Pressure is mounting on the Government to save an internationally significant fossil site near Middlemarch from being consumed by a proposed multimillion-dollar diatomite mine.

Opposition to the controversial mining project is growing.

Foulden Maar, a 23-million-year-old crater lake containing large deposits of diatomite, has fossils and climate data dating back more than 23 million years.

Former prime minister Helen Clark has publicly declared her opposition to the mine and said the site should be granted a protected status.

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But Dunedin South MP Clare Curran says she supports the proposal in the Otago hinterland and the public lack the full story due to the slow overseas investment approval process.

Clark today tweeted "In category of I can scarcely believe what I'm reading: check out this on company wanting to mine 23-million-year-old fossil site in Otago NZ ..."

Later, in a thread of replies, she is asked if she had seen Curran "defending" the plan.

The former PM's short reply is: "Saw it. #SaveFouldenMaar."

Australian company Plaman Resources, which owns the site, wants to mine up to 500,000 tonnes of diatomite as an animal feed supplement, but is waiting on approval from the Overseas Investment Office to buy a neighbouring farm.

Curran said she was frustrated there was still no decision, 15 months after the application was made. She had written to Conservation and Land Information Minister Eugenie Sage about the situation.

If approval was granted, a resource consent process would still need to be followed, she said.

"There will be the ability for the local community and anyone else to support or reject the project and have a public discussion at that point and the delay in the OIO process has been hampering the ability to have a proper conversation about it.''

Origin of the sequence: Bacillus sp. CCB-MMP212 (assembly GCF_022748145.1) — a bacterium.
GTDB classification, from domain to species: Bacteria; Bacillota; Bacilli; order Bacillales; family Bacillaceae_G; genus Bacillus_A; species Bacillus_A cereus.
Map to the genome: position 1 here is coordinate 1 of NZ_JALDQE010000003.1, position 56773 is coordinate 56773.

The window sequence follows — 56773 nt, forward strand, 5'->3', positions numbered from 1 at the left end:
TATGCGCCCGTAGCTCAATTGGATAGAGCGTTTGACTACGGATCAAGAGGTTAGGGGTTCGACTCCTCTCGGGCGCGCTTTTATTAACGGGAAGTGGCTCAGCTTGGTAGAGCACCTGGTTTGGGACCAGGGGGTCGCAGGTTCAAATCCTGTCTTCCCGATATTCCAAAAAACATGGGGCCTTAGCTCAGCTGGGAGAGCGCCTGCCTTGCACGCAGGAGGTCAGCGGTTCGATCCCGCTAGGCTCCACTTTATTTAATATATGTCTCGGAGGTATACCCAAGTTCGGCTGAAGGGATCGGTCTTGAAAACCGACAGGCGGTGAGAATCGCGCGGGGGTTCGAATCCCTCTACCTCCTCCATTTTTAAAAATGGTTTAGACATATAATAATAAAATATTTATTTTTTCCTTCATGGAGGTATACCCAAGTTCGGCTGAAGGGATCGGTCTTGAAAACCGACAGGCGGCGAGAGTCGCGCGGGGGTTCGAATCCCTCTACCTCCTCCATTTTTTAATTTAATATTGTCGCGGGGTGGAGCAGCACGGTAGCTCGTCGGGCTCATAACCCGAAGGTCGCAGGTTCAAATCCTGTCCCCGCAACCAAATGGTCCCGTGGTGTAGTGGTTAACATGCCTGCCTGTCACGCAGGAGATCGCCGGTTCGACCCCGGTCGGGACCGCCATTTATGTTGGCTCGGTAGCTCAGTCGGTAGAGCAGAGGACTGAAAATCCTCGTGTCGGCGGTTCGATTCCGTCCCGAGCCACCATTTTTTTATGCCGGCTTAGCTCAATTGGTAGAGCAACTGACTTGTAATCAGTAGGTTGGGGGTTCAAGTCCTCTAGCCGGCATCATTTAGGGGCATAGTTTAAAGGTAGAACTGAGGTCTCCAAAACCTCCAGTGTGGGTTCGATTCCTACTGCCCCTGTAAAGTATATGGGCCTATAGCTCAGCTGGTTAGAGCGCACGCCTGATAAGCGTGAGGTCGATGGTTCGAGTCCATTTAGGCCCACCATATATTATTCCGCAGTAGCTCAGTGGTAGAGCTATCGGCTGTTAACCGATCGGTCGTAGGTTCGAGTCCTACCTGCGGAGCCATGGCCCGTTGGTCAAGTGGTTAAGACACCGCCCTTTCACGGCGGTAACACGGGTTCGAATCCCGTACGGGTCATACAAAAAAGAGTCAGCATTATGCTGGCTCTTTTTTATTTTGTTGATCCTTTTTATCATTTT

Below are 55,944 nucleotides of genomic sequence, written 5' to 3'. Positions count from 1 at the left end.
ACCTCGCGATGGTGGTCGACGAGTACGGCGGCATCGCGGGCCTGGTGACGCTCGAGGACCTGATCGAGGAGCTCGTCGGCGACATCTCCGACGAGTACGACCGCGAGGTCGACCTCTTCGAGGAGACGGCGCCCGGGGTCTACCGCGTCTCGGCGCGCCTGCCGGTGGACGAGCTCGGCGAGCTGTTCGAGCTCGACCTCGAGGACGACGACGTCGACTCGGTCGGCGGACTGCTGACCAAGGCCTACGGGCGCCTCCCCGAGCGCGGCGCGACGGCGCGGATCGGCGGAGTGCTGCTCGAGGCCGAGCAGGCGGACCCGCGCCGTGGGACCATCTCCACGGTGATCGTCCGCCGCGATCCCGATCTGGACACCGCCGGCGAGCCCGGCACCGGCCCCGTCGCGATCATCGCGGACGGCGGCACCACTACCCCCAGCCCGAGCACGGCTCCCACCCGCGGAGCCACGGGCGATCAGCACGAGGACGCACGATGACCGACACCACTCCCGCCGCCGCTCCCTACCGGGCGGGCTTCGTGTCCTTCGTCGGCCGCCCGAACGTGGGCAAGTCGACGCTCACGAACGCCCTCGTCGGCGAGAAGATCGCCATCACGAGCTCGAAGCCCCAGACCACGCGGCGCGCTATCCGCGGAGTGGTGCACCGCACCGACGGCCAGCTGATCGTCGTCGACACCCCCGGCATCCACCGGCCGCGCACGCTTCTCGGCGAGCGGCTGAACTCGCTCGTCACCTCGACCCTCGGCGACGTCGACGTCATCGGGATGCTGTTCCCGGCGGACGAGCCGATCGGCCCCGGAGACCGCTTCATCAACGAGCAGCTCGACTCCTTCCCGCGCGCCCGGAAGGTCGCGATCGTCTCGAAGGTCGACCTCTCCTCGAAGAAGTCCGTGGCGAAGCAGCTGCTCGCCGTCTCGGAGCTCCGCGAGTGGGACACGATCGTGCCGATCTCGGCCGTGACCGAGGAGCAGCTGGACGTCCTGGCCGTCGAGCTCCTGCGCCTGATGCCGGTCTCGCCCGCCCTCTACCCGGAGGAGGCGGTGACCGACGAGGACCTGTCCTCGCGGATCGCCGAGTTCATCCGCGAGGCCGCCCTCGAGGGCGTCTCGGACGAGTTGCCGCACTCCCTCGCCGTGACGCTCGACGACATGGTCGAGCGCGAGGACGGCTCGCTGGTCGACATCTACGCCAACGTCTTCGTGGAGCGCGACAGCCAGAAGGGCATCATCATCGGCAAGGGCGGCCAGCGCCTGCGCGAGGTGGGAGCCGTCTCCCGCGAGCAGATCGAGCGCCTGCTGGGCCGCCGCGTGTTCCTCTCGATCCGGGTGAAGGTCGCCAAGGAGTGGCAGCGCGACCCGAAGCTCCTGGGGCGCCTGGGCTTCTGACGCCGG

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Because of the commercial sensitivity surrounding the application much of the information was not yet public, she said.

Curran said she had talked to company representatives at the site and had been given assurances about the nature of the project and the economic impact it could have on the region.

Former Labour minister Clayton Cosgrove has been hired by the company as an adviser but Curran said she met the company's New Zealand representatives directly and not through an intermediary.

Concerns about the low quality of the diatomite at the site and the destruction of the entire fossil field were unfounded, she said.

"I do want the community to have the opportunity to ask their questions and have them answered and also accept any extraction process involves change in a community, but let's actually discuss facts instead of misinformation.''

A spokesman for Sage said as a decision had not been made on Plaman's application and the minister's role was as a decision-maker in the process, it was not appropriate for her to comment.

As well as from former PM Clark, there has been opposition from the scientific community who say the site is the only one of its kind in the southern hemisphere.

Associate Prof Daphne Lee, of the University of Otago geology department, has extensively studied the maar and written more than 40 papers about the fossils she has found there.

A document authored by investment bankers Goldman Sachs and leaked to the Otago Daily Times suggests the mine would only be commercially viable if full production forecasts were met.

Plaman Resources had previously given assurances the site would remain available for scientific research, but it was hard to imagine any research co-existing with a full production mine, Prof Lee said.

"If it was possible to do limited mining and keep half the deposit intact for future scientific research I think that would be an option, but from reading about the report that wouldn't be an option.''

A similar site in Germany is a Unesco World Heritage Site and the maar was as significant, she said.

Plaman New Zealand general manager Craig Pilcher did not respond to a request for comment yesterday.

- Otago Daily Times